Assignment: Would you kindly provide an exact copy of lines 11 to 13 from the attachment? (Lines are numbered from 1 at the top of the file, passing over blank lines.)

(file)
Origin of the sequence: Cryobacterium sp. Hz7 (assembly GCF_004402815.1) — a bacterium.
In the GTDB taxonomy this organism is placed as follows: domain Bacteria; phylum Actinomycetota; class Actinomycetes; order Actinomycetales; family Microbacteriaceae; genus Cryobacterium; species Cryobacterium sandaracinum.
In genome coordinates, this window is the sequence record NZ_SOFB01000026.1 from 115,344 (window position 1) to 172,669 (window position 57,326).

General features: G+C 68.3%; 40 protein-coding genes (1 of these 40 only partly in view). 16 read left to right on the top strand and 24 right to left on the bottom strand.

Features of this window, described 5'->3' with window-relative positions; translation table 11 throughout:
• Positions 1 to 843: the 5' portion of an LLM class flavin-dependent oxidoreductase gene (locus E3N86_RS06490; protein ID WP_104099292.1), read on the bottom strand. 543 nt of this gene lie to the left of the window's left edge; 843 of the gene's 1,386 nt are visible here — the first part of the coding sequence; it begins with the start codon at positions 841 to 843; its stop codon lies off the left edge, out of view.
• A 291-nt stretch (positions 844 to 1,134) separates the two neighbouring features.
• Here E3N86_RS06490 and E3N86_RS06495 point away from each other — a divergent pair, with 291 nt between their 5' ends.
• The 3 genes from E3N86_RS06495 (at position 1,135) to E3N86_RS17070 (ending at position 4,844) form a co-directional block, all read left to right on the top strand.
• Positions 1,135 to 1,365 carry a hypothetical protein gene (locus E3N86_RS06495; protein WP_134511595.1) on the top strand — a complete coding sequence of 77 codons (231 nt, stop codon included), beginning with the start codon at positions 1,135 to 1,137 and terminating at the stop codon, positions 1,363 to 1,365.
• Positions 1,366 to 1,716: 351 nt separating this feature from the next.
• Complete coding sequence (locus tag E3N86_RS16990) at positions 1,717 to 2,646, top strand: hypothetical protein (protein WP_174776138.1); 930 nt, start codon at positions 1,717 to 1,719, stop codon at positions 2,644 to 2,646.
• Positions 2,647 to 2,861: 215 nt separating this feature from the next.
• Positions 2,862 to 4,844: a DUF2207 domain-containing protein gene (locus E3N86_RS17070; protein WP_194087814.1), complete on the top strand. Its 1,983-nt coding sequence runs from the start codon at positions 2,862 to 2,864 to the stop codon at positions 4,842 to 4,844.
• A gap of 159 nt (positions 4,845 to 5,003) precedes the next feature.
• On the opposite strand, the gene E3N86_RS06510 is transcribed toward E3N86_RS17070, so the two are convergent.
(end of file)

• Positions 1,366 to 1,716: 351 nt separating this feature from the next.
• Complete coding sequence (locus tag E3N86_RS16990) at positions 1,717 to 2,646, top strand: hypothetical protein (protein WP_174776138.1); 930 nt, start codon at positions 1,717 to 1,719, stop codon at positions 2,644 to 2,646.
• Positions 2,647 to 2,861: 215 nt separating this feature from the next.